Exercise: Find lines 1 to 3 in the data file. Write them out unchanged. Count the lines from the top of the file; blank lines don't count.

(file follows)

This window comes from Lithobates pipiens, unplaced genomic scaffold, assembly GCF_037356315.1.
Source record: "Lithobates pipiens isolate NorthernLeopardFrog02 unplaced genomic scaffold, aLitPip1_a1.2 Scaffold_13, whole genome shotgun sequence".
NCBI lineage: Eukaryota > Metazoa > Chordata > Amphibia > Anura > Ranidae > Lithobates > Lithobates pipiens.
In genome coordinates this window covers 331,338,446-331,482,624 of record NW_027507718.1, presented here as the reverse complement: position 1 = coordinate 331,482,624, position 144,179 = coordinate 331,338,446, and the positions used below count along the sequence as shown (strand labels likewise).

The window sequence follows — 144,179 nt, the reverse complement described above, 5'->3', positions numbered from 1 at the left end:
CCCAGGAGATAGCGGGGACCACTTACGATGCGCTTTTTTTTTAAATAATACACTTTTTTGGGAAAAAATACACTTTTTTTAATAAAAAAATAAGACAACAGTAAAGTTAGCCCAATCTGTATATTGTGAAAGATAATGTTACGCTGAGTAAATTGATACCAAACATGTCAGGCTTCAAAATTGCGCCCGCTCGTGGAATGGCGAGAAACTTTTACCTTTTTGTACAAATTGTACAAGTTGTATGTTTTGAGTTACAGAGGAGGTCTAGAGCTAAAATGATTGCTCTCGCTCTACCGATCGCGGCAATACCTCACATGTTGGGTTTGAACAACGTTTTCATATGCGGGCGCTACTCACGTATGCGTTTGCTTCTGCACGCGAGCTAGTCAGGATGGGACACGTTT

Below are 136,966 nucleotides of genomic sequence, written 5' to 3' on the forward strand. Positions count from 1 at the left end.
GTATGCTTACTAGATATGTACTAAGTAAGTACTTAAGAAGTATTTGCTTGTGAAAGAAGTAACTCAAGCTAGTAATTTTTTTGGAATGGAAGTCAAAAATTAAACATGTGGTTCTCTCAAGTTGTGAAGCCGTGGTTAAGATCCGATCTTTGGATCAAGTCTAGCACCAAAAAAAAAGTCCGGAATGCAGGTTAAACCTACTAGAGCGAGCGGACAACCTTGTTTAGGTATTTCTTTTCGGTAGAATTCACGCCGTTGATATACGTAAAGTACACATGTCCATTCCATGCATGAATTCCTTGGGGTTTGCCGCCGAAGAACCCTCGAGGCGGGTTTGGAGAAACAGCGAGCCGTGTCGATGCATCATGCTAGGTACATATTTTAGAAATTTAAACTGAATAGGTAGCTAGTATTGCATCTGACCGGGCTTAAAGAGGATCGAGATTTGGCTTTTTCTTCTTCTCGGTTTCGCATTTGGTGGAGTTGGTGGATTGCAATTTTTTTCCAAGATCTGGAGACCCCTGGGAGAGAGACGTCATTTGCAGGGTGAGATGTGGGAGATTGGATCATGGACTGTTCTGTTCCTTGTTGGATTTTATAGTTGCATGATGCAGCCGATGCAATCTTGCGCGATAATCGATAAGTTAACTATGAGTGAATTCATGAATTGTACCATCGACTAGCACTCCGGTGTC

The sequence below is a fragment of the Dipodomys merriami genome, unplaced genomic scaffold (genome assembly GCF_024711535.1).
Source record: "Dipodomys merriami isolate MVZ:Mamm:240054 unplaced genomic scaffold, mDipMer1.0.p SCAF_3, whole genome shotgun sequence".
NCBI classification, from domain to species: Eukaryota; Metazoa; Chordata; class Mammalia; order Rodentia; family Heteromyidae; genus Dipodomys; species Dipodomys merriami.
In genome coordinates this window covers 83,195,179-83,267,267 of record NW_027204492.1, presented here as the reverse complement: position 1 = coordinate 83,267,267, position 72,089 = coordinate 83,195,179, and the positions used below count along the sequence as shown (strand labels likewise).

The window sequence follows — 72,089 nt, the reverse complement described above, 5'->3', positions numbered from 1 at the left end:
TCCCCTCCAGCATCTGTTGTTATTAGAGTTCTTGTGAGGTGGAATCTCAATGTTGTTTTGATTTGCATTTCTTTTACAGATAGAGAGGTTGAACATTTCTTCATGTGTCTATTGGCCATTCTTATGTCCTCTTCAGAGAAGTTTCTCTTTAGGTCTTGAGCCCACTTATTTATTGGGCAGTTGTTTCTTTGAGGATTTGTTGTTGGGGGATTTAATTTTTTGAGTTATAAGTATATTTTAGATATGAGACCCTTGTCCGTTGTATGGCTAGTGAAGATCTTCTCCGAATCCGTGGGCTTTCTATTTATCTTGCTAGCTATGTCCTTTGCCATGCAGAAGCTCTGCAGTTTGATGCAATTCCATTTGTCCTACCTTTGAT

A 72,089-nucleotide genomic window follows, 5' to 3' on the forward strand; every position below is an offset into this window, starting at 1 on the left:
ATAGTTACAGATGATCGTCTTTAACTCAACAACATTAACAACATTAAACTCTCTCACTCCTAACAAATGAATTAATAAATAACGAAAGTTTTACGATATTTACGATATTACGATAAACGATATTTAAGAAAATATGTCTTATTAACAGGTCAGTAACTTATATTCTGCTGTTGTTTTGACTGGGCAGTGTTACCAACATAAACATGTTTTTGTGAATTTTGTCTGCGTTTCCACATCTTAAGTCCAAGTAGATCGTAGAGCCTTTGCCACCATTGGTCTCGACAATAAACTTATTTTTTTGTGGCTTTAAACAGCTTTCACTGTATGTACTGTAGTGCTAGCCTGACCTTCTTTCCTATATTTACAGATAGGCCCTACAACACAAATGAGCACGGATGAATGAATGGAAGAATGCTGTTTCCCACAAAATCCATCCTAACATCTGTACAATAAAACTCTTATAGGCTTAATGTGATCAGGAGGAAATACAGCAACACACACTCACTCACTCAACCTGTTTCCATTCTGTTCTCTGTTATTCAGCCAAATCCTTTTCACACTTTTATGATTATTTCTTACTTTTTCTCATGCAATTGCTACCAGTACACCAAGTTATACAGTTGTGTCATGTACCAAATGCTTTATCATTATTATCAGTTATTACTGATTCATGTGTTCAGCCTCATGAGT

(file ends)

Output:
This window comes from Lithobates pipiens, unplaced genomic scaffold, assembly GCF_037356315.1.
Source record: "Lithobates pipiens isolate NorthernLeopardFrog02 unplaced genomic scaffold, aLitPip1_a1.2 Scaffold_13, whole genome shotgun sequence".
NCBI lineage: Eukaryota > Metazoa > Chordata > Amphibia > Anura > Ranidae > Lithobates > Lithobates pipiens.